Alright, we were not all born with green-fingers and the thought of behaving as a gardener to do marketing whilst trying to grow a digital audience might terrify. But stick with us, a lot can be said for what the likes of Monty Don, Carol Klein & Charlie Dimmock can teach us. Gardeners approach to their work provides a different but valuable perspective. The aim is to invigorate you to open your perspective and explore new approaches to marketing in a digital world where most are leading toward mediocrity.
Let’s start off at a cellular level – we know from Biology that cells evolve, plant cells have adapted over time in order to grow. The cells have literally evolved to survive in the environment they are positioned, amongst other competing plants too. What happens when those cells reach a perfect balance or equilibrium? Well they either adapt or they die. There’s only one direction in which to go.
This is very evident in general business – evolve or die. We have a wealth of case studies to demonstrate this from Blockbuster to HMV, who at their peak were valued at £1 billion but eventually went into administration under a valuation of £15 million. This was mainly due to the rise of Amazon who were valued at $806 billion in July 2018 . Could HMV have gone about their online strategy better? For sure, ignoring the uselessness of hindsight they could have simply plotted a path following tracks already made by Amazon’s massive marketing scale up and constant adaption due to user led insights.
So evolution is paramount but also ignore the environment and neighbouring businesses at your detriment. Some of these will support, others will challenge development, as is the case with selecting the correct plant pairings and placing.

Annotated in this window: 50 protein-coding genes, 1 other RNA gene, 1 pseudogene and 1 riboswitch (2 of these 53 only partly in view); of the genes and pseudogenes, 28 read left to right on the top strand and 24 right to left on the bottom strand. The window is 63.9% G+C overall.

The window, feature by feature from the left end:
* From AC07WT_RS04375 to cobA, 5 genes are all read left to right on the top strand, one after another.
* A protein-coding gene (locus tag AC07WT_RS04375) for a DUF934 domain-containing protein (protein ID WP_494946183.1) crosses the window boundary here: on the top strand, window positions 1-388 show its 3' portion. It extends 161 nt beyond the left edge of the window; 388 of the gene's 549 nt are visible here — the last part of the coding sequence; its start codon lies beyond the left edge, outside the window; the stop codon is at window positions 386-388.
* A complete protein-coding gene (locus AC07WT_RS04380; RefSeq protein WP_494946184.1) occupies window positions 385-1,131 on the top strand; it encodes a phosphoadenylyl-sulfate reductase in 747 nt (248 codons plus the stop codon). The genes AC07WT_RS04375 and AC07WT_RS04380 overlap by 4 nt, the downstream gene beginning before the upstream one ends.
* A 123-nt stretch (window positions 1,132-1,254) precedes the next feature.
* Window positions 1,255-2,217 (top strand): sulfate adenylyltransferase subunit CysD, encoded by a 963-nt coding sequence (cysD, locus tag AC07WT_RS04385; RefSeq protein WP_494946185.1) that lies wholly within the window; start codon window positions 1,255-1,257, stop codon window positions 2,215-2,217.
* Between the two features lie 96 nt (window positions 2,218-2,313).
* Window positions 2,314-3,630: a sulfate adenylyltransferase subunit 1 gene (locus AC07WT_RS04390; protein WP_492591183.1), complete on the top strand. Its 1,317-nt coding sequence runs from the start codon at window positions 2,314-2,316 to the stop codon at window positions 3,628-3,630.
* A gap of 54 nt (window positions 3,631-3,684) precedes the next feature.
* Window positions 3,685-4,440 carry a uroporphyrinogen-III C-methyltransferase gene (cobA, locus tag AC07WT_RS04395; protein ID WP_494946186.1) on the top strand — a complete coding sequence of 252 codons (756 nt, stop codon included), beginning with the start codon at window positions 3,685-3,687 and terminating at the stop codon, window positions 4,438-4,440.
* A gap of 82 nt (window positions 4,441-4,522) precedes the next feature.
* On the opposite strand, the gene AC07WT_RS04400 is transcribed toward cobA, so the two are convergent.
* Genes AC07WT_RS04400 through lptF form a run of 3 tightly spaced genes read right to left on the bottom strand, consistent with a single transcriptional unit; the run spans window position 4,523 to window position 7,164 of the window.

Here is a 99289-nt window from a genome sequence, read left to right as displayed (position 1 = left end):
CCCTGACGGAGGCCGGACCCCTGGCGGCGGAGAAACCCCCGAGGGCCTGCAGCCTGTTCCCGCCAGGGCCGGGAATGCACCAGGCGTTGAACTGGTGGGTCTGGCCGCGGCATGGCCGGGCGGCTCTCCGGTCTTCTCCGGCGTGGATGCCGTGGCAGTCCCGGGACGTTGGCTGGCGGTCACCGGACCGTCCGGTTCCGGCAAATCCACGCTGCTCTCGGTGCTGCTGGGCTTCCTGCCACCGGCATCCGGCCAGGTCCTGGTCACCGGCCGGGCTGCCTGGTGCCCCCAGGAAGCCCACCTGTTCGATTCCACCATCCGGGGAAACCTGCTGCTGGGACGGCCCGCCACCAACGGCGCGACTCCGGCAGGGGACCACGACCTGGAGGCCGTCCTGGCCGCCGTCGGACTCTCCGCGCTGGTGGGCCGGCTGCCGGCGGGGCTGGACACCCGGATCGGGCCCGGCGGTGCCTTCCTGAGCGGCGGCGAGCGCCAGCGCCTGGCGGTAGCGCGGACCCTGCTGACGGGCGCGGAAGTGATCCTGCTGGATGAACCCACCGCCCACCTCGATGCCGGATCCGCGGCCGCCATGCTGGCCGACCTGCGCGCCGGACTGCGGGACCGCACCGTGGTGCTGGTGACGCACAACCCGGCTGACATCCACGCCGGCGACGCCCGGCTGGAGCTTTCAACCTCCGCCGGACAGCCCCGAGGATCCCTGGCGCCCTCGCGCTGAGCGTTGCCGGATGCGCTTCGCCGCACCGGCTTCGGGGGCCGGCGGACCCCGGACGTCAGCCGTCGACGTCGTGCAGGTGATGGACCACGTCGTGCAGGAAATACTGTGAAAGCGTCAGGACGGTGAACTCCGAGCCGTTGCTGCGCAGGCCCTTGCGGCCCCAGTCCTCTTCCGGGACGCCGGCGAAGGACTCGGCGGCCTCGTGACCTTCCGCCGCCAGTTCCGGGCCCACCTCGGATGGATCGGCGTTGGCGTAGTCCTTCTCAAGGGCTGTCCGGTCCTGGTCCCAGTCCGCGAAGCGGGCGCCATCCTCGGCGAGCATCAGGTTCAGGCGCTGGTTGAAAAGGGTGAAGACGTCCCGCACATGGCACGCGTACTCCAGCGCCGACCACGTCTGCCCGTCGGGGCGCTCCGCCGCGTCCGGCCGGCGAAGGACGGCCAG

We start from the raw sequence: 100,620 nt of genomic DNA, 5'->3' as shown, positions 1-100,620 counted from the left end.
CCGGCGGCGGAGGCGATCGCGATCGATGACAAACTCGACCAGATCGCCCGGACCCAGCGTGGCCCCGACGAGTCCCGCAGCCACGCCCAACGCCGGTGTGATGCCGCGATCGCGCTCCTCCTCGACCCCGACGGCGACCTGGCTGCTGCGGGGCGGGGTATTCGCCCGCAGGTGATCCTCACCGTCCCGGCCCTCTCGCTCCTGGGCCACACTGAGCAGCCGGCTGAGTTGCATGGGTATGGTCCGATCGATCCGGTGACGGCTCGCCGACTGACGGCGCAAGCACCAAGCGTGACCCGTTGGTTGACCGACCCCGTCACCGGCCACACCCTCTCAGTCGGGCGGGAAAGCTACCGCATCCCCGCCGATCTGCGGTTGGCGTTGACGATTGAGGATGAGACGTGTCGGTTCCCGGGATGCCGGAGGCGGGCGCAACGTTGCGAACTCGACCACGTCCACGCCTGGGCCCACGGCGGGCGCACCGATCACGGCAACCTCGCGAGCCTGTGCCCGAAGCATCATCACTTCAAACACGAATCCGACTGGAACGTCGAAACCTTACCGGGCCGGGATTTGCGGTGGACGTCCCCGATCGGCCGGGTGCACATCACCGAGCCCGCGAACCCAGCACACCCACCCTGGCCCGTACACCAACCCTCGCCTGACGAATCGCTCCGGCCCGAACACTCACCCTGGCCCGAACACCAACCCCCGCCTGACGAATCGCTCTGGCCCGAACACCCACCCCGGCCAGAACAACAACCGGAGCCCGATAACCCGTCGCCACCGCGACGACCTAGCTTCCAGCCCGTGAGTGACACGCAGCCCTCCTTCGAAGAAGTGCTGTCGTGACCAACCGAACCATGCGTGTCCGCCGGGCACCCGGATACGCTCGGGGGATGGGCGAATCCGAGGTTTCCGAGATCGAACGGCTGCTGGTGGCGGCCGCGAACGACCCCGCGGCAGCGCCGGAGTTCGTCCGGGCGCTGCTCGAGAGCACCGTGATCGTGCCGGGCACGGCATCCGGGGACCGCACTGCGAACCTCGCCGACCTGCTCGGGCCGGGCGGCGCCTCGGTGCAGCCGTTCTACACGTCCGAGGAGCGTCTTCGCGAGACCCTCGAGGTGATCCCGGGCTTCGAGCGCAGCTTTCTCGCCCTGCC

The first menu tab on Gardener’s World Magazine Website is ‘What to do now‘. This is very telling as a) it shows the digital team behind the website know their audience exceptionally well and b) there is a lot of preparation that goes into having a beautiful garden. Let us be honest, if like the author you only really spend the summer months enjoying the garden then this feature of their website is not for you.
Similarly marketing a business can be broken down by seasonal trends and demands. Yes of course it’s not necessarily four seasons but there are predictable times where things are exceptionally busy with huge interest spikes and a lot of custom. And, in contrast there are also certain times of the year where business may not be as ‘rosey’.
We can do a number of things here, throw down quick growth food (marketing budget) to obtain those much needed sales or spend some time doing the groundwork – preparing the beds & plant more bulbs to ensure the best outcome, all ready for when the predictable environmental changes occur.
In literal terms during the ‘off-season’ it’s great practice to review what you already have, the successes, the bites and ensure you optimise this. Look at design assets, trends and keyword research, plot your social media campaigns for when your audience is at their most active etc etc.